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Being in the Moment

Being in the moment is powerful. Don’t let taking photos and videos prevent you from creating truly special memories.

I know this sounds self-serving, but the way you remember something is different when you are fully there. You may have heard about unplugged weddings. May I suggest the unplugged recital?

Some very good reasons to just sit back and enjoy being in the moment

I can speak from personal experience that I remember very little of the events that I photograph. Even looking back on the photos, they often feel like someone else’s memory. This has been true of parties for people I know very well and my own child’s sporting events. Linda Henkel, a professor of psychology at Fairfield University in Connecticut, studied how taking photos impacts experience and memory. She found that the subjects remembered less about things they took pictures of.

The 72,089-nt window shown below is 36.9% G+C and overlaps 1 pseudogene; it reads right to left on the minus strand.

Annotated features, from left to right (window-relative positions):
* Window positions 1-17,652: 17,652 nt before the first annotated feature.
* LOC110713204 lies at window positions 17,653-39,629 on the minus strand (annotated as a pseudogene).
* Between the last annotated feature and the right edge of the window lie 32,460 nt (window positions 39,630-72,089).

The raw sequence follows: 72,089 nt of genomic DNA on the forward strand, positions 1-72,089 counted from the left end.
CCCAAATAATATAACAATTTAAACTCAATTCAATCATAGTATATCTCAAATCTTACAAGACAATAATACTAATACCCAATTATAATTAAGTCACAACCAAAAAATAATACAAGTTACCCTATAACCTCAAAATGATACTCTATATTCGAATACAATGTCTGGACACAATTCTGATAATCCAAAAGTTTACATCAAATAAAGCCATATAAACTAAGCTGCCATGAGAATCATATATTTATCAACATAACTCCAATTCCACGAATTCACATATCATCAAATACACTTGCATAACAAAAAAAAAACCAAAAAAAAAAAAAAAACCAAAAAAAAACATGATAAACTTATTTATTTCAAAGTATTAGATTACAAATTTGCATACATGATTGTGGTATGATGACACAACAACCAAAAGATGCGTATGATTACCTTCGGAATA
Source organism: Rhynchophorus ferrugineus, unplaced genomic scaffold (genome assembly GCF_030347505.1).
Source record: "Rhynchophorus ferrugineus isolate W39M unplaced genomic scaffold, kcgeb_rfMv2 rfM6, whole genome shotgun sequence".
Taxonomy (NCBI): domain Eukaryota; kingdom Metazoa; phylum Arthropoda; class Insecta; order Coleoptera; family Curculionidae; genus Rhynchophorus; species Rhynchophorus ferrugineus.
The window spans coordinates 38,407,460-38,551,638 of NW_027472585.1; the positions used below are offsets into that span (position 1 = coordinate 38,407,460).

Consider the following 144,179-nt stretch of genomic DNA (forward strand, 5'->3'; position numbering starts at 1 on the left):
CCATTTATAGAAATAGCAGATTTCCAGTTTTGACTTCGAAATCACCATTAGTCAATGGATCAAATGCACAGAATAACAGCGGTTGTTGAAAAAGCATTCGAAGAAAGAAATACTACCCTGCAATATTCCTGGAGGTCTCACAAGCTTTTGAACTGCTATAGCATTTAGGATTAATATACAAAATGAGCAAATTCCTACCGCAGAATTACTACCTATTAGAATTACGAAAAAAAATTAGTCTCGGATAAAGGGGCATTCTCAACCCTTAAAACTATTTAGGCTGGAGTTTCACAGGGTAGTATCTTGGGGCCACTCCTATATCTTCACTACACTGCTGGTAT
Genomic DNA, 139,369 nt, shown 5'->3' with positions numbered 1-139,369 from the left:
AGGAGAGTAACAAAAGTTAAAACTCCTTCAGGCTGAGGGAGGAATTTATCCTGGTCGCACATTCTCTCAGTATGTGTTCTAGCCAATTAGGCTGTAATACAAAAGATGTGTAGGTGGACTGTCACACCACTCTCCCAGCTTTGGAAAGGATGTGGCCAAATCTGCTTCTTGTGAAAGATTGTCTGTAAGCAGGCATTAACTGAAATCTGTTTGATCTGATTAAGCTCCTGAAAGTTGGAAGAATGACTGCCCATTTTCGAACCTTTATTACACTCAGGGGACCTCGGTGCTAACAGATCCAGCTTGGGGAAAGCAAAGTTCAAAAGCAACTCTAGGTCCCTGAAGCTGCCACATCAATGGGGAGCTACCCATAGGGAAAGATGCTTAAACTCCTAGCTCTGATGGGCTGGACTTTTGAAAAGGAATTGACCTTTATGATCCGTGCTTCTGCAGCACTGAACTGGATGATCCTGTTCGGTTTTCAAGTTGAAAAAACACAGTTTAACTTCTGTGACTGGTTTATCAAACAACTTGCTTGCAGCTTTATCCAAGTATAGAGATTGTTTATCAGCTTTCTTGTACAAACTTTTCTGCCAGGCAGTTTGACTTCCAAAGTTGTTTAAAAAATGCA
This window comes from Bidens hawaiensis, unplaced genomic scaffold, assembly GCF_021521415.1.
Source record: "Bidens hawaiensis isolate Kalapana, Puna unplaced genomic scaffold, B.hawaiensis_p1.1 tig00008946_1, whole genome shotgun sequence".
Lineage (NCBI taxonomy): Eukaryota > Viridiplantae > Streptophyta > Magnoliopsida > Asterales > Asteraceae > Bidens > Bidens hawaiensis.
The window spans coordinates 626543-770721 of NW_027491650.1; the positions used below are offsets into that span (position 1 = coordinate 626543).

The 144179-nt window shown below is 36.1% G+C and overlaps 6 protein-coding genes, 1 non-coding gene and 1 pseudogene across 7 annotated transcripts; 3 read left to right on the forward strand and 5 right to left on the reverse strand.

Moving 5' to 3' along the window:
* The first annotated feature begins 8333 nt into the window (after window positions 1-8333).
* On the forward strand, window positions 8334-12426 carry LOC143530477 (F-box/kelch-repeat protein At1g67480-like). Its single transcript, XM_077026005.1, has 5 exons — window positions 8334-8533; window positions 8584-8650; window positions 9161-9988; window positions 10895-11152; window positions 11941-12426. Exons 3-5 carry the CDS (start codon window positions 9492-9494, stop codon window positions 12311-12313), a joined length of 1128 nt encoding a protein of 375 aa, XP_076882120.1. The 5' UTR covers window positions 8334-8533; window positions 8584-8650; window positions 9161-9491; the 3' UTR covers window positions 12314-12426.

For our dancers, having a video immediately for them to dissect their performance isn’t necessarily helpful. At the end of the performance, they have a memory of their time on stage. Let that sink in. Enjoy that moment with them. Talk about that experience and its highlights. Help those memories become core memories.

If your studio is creating a video, wait for it. It should be better than what you generate with your cell phone, and you get the best of both worlds. You will have a real memory of having your dancer have your full attention and all the thoughts and emotions that go with it. Then, when you see the video, it can help you relive those emotions and memories.

If there won’t be a video (and your studio allows you to make videos during the performance), I might suggest trading recording duties with another parent so you can be fully present for your dancer.